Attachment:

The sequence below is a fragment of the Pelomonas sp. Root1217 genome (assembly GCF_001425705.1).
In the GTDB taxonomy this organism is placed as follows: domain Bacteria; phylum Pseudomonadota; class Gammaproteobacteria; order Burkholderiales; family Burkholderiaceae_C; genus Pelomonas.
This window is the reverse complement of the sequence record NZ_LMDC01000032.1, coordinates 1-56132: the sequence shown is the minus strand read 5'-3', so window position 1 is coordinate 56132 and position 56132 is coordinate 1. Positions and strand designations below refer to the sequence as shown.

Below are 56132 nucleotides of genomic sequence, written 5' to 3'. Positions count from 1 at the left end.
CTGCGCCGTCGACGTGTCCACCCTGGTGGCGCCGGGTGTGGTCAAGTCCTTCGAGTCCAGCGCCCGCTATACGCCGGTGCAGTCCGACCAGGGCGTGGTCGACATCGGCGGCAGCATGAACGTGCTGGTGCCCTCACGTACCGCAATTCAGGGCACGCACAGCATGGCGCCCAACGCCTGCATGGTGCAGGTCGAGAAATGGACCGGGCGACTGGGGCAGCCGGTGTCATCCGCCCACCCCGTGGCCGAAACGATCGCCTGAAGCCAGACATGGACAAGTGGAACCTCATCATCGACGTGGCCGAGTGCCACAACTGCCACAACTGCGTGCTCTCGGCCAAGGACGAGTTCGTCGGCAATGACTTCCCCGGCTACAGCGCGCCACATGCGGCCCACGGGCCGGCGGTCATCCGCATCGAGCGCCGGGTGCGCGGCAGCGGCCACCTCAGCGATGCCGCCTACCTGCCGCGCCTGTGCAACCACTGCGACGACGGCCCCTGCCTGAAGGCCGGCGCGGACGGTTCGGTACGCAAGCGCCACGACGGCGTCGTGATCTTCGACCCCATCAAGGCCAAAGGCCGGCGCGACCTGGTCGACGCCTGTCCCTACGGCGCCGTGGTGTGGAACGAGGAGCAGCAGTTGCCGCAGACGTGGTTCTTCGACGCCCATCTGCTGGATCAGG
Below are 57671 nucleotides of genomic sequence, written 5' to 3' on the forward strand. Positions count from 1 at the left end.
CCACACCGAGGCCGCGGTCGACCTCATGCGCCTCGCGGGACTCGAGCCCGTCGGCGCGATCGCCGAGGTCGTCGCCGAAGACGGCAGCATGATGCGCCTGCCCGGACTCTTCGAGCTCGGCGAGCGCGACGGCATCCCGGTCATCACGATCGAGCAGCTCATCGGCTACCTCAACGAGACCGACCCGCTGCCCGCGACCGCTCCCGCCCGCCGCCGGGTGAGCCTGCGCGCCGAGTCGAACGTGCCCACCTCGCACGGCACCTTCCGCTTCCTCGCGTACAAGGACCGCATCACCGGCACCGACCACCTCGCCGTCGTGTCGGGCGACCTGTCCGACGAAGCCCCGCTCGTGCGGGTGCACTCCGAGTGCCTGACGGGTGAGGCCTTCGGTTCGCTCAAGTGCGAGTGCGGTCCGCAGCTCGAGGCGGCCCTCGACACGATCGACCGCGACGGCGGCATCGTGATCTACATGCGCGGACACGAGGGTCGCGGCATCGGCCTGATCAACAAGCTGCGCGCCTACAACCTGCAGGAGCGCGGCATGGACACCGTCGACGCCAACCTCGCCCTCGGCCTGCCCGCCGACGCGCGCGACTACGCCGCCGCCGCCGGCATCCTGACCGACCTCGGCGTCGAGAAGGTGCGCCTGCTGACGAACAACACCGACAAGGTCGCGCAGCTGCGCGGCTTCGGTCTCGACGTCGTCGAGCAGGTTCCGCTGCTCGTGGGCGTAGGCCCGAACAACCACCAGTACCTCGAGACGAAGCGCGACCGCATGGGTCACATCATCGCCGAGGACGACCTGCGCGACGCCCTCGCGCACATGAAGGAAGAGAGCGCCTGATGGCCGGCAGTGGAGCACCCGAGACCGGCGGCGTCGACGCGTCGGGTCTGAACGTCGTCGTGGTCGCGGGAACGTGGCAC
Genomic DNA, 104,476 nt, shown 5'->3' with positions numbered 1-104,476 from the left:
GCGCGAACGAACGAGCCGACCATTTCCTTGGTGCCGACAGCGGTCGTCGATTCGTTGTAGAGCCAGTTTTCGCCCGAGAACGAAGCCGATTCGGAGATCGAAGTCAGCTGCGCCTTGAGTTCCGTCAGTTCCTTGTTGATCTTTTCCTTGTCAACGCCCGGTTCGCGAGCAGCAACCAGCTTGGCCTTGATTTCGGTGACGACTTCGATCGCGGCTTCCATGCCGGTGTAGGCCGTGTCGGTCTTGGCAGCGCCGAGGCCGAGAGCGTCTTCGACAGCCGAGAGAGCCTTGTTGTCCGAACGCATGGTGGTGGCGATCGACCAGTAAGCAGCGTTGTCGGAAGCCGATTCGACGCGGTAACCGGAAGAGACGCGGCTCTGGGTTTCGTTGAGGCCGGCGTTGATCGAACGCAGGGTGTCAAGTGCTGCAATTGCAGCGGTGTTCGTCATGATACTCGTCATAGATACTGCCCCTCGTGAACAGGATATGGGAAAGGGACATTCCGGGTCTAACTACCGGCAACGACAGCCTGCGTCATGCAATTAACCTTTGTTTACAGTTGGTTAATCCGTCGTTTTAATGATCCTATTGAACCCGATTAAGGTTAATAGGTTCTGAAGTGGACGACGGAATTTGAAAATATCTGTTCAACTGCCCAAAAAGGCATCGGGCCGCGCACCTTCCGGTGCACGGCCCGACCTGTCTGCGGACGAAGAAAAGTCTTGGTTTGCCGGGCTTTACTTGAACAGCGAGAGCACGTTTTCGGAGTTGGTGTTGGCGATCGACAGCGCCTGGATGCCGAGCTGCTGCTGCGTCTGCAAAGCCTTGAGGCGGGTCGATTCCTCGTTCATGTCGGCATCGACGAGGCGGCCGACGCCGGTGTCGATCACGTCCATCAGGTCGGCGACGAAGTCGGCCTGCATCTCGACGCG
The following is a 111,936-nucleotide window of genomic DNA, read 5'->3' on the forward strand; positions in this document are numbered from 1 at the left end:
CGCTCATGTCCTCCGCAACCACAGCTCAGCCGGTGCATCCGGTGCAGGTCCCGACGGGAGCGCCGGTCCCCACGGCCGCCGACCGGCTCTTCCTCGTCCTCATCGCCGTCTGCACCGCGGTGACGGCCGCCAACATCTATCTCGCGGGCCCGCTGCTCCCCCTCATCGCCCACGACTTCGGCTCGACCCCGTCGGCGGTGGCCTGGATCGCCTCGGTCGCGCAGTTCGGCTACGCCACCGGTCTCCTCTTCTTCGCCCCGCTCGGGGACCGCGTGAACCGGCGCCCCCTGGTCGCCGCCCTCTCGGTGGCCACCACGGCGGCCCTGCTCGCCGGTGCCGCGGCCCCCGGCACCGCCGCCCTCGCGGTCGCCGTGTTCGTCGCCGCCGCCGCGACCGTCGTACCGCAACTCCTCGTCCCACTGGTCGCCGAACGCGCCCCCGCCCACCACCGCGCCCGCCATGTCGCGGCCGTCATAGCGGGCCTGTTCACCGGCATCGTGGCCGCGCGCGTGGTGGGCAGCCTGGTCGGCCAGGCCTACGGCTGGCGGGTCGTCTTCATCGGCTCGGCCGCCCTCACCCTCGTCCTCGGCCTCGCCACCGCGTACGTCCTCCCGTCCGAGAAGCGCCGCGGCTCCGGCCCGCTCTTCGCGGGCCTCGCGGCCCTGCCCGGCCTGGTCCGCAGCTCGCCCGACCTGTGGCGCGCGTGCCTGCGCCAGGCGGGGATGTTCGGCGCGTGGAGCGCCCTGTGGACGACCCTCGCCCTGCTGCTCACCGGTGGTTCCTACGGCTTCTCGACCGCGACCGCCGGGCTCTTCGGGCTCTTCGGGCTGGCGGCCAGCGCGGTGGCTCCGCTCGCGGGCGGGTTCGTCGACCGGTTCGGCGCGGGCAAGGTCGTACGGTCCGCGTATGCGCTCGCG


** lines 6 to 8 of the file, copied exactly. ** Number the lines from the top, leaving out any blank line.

Below are 57671 nucleotides of genomic sequence, written 5' to 3' on the forward strand. Positions count from 1 at the left end.
CCACACCGAGGCCGCGGTCGACCTCATGCGCCTCGCGGGACTCGAGCCCGTCGGCGCGATCGCCGAGGTCGTCGCCGAAGACGGCAGCATGATGCGCCTGCCCGGACTCTTCGAGCTCGGCGAGCGCGACGGCATCCCGGTCATCACGATCGAGCAGCTCATCGGCTACCTCAACGAGACCGACCCGCTGCCCGCGACCGCTCCCGCCCGCCGCCGGGTGAGCCTGCGCGCCGAGTCGAACGTGCCCACCTCGCACGGCACCTTCCGCTTCCTCGCGTACAAGGACCGCATCACCGGCACCGACCACCTCGCCGTCGTGTCGGGCGACCTGTCCGACGAAGCCCCGCTCGTGCGGGTGCACTCCGAGTGCCTGACGGGTGAGGCCTTCGGTTCGCTCAAGTGCGAGTGCGGTCCGCAGCTCGAGGCGGCCCTCGACACGATCGACCGCGACGGCGGCATCGTGATCTACATGCGCGGACACGAGGGTCGCGGCATCGGCCTGATCAACAAGCTGCGCGCCTACAACCTGCAGGAGCGCGGCATGGACACCGTCGACGCCAACCTCGCCCTCGGCCTGCCCGCCGACGCGCGCGACTACGCCGCCGCCGCCGGCATCCTGACCGACCTCGGCGTCGAGAAGGTGCGCCTGCTGACGAACAACACCGACAAGGTCGCGCAGCTGCGCGGCTTCGGTCTCGACGTCGTCGAGCAGGTTCCGCTGCTCGTGGGCGTAGGCCCGAACAACCACCAGTACCTCGAGACGAAGCGCGACCGCATGGGTCACATCATCGCCGAGGACGACCTGCGCGACGCCCTCGCGCACATGAAGGAAGAGAGCGCCTGATGGCCGGCAGTGGAGCACCCGAGACCGGCGGCGTCGACGCGTCGGGTCTGAACGTCGTCGTGGTCGCGGGAACGTGGCAC
Genomic DNA, 104,476 nt, shown 5'->3' with positions numbered 1-104,476 from the left: